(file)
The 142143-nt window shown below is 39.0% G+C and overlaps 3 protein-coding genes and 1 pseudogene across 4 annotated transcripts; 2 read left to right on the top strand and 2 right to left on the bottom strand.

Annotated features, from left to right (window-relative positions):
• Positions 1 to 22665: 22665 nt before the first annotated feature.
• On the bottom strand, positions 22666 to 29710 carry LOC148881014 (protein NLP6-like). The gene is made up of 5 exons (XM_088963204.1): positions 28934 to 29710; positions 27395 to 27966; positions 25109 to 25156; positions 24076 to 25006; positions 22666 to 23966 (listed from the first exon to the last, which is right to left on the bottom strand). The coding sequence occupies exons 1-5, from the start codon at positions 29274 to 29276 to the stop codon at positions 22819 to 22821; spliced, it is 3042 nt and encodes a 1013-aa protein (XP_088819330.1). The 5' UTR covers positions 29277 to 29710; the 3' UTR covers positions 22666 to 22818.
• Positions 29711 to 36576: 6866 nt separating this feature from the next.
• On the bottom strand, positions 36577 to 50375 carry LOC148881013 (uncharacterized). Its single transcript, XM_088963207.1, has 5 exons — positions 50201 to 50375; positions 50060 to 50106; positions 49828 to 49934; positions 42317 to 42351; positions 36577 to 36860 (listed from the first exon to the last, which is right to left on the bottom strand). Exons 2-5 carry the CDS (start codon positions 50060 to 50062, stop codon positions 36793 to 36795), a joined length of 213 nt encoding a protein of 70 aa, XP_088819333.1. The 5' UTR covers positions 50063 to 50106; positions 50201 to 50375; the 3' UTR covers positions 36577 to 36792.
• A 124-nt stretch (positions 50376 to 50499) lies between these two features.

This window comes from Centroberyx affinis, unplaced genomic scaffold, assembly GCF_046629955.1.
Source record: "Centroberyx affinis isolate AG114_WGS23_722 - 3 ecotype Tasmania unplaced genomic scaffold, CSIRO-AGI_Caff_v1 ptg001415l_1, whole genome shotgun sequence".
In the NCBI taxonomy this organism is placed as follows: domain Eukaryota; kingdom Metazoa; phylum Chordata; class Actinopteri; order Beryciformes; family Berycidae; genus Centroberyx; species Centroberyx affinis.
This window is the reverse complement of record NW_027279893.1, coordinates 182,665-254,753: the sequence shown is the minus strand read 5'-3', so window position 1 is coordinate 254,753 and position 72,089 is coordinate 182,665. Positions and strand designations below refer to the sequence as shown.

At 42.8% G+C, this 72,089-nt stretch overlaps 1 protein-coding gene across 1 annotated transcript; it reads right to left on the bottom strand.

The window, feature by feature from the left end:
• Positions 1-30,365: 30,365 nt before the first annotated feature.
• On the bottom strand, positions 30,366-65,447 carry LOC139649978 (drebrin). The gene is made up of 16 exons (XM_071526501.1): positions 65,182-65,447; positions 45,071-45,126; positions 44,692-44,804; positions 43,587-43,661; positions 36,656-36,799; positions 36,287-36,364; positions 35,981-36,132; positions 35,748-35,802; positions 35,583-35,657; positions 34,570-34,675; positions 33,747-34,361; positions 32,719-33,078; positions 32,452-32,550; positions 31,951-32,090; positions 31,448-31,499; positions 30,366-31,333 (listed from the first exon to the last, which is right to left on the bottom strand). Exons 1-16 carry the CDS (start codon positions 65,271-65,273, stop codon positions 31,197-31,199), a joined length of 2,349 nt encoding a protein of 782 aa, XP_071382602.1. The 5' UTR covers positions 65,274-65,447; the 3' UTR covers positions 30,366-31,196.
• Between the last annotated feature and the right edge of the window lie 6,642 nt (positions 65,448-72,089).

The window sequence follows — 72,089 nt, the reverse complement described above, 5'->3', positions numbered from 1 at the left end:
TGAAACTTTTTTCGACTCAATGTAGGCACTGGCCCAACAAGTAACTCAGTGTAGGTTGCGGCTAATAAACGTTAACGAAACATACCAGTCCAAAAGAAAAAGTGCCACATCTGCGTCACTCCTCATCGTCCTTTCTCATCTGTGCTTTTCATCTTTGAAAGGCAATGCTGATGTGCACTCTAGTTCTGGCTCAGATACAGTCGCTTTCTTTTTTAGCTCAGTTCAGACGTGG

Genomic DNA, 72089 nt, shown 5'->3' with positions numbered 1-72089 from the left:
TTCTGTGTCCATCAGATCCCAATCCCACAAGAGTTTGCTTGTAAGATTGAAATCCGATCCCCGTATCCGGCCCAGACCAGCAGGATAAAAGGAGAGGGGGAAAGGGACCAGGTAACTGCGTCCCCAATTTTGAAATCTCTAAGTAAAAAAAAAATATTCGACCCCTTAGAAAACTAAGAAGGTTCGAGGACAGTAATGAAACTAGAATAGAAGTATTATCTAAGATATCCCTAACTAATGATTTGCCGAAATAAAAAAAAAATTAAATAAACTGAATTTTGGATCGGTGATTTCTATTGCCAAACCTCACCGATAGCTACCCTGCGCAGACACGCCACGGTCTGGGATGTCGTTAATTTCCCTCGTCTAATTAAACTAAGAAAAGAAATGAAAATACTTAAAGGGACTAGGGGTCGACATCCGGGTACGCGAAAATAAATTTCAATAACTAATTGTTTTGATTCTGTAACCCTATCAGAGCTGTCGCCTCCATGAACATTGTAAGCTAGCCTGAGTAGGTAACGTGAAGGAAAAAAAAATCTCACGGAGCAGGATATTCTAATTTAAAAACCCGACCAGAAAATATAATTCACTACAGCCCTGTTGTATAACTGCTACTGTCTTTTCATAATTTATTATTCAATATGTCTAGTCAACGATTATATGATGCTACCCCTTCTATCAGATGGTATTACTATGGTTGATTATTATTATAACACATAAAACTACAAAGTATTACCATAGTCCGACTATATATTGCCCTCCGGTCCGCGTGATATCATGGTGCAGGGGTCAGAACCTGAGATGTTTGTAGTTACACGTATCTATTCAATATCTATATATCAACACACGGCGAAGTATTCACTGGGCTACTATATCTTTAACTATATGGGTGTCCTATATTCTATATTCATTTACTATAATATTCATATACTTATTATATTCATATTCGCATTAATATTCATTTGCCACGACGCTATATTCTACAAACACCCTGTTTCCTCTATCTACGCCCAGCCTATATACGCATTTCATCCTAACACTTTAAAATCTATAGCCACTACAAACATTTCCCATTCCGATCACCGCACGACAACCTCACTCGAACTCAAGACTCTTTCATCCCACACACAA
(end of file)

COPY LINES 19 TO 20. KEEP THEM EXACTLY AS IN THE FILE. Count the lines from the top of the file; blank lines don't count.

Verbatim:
Genomic DNA, 72089 nt, shown 5'->3' with positions numbered 1-72089 from the left:
TTCTGTGTCCATCAGATCCCAATCCCACAAGAGTTTGCTTGTAAGATTGAAATCCGATCCCCGTATCCGGCCCAGACCAGCAGGATAAAAGGAGAGGGGGAAAGGGACCAGGTAACTGCGTCCCCAATTTTGAAATCTCTAAGTAAAAAAAAAATATTCGACCCCTTAGAAAACTAAGAAGGTTCGAGGACAGTAATGAAACTAGAATAGAAGTATTATCTAAGATATCCCTAACTAATGATTTGCCGAAATAAAAAAAAAATTAAATAAACTGAATTTTGGATCGGTGATTTCTATTGCCAAACCTCACCGATAGCTACCCTGCGCAGACACGCCACGGTCTGGGATGTCGTTAATTTCCCTCGTCTAATTAAACTAAGAAAAGAAATGAAAATACTTAAAGGGACTAGGGGTCGACATCCGGGTACGCGAAAATAAATTTCAATAACTAATTGTTTTGATTCTGTAACCCTATCAGAGCTGTCGCCTCCATGAACATTGTAAGCTAGCCTGAGTAGGTAACGTGAAGGAAAAAAAAATCTCACGGAGCAGGATATTCTAATTTAAAAACCCGACCAGAAAATATAATTCACTACAGCCCTGTTGTATAACTGCTACTGTCTTTTCATAATTTATTATTCAATATGTCTAGTCAACGATTATATGATGCTACCCCTTCTATCAGATGGTATTACTATGGTTGATTATTATTATAACACATAAAACTACAAAGTATTACCATAGTCCGACTATATATTGCCCTCCGGTCCGCGTGATATCATGGTGCAGGGGTCAGAACCTGAGATGTTTGTAGTTACACGTATCTATTCAATATCTATATATCAACACACGGCGAAGTATTCACTGGGCTACTATATCTTTAACTATATGGGTGTCCTATATTCTATATTCATTTACTATAATATTCATATACTTATTATATTCATATTCGCATTAATATTCATTTGCCACGACGCTATATTCTACAAACACCCTGTTTCCTCTATCTACGCCCAGCCTATATACGCATTTCATCCTAACACTTTAAAATCTATAGCCACTACAAACATTTCCCATTCCGATCACCGCACGACAACCTCACTCGAACTCAAGACTCTTTCATCCCACACACAA